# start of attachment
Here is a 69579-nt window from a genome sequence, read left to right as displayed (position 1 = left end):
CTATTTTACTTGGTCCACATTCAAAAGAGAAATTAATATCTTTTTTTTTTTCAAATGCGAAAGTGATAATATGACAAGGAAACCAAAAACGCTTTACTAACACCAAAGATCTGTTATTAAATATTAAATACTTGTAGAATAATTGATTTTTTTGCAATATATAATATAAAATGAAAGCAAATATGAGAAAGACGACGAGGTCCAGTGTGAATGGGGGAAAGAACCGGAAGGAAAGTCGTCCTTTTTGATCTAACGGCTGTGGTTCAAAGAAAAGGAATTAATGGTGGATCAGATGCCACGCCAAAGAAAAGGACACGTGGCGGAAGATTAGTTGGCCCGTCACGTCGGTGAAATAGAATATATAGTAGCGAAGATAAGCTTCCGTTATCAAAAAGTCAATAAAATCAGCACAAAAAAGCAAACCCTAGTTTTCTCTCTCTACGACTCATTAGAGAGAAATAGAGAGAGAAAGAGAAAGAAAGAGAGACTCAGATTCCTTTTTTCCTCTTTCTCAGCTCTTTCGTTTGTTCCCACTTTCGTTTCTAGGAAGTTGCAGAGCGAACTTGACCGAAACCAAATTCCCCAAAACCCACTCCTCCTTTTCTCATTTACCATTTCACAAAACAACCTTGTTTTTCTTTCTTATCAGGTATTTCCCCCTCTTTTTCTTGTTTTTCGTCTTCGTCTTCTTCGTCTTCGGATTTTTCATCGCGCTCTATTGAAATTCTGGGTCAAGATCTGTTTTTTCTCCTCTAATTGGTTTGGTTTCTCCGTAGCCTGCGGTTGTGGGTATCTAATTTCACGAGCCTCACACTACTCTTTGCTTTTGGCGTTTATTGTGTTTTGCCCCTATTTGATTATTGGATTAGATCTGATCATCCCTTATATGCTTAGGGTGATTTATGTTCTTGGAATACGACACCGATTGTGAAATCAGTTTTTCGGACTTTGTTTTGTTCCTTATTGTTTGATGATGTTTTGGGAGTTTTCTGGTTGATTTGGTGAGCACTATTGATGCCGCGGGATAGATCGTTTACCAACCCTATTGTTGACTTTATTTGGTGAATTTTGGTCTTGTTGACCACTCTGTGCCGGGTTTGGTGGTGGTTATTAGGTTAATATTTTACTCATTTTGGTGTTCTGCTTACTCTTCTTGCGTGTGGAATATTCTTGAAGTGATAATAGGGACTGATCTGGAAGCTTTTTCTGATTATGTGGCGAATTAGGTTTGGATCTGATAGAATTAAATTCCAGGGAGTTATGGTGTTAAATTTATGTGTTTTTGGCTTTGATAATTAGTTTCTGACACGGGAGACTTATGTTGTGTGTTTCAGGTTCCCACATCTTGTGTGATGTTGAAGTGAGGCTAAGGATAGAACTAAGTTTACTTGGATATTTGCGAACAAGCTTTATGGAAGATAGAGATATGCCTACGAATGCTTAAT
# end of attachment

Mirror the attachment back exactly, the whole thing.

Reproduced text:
Here is a 69579-nt window from a genome sequence, read left to right as displayed (position 1 = left end):
CTATTTTACTTGGTCCACATTCAAAAGAGAAATTAATATCTTTTTTTTTTTCAAATGCGAAAGTGATAATATGACAAGGAAACCAAAAACGCTTTACTAACACCAAAGATCTGTTATTAAATATTAAATACTTGTAGAATAATTGATTTTTTTGCAATATATAATATAAAATGAAAGCAAATATGAGAAAGACGACGAGGTCCAGTGTGAATGGGGGAAAGAACCGGAAGGAAAGTCGTCCTTTTTGATCTAACGGCTGTGGTTCAAAGAAAAGGAATTAATGGTGGATCAGATGCCACGCCAAAGAAAAGGACACGTGGCGGAAGATTAGTTGGCCCGTCACGTCGGTGAAATAGAATATATAGTAGCGAAGATAAGCTTCCGTTATCAAAAAGTCAATAAAATCAGCACAAAAAAGCAAACCCTAGTTTTCTCTCTCTACGACTCATTAGAGAGAAATAGAGAGAGAAAGAGAAAGAAAGAGAGACTCAGATTCCTTTTTTCCTCTTTCTCAGCTCTTTCGTTTGTTCCCACTTTCGTTTCTAGGAAGTTGCAGAGCGAACTTGACCGAAACCAAATTCCCCAAAACCCACTCCTCCTTTTCTCATTTACCATTTCACAAAACAACCTTGTTTTTCTTTCTTATCAGGTATTTCCCCCTCTTTTTCTTGTTTTTCGTCTTCGTCTTCTTCGTCTTCGGATTTTTCATCGCGCTCTATTGAAATTCTGGGTCAAGATCTGTTTTTTCTCCTCTAATTGGTTTGGTTTCTCCGTAGCCTGCGGTTGTGGGTATCTAATTTCACGAGCCTCACACTACTCTTTGCTTTTGGCGTTTATTGTGTTTTGCCCCTATTTGATTATTGGATTAGATCTGATCATCCCTTATATGCTTAGGGTGATTTATGTTCTTGGAATACGACACCGATTGTGAAATCAGTTTTTCGGACTTTGTTTTGTTCCTTATTGTTTGATGATGTTTTGGGAGTTTTCTGGTTGATTTGGTGAGCACTATTGATGCCGCGGGATAGATCGTTTACCAACCCTATTGTTGACTTTATTTGGTGAATTTTGGTCTTGTTGACCACTCTGTGCCGGGTTTGGTGGTGGTTATTAGGTTAATATTTTACTCATTTTGGTGTTCTGCTTACTCTTCTTGCGTGTGGAATATTCTTGAAGTGATAATAGGGACTGATCTGGAAGCTTTTTCTGATTATGTGGCGAATTAGGTTTGGATCTGATAGAATTAAATTCCAGGGAGTTATGGTGTTAAATTTATGTGTTTTTGGCTTTGATAATTAGTTTCTGACACGGGAGACTTATGTTGTGTGTTTCAGGTTCCCACATCTTGTGTGATGTTGAAGTGAGGCTAAGGATAGAACTAAGTTTACTTGGATATTTGCGAACAAGCTTTATGGAAGATAGAGATATGCCTACGAATGCTTAAT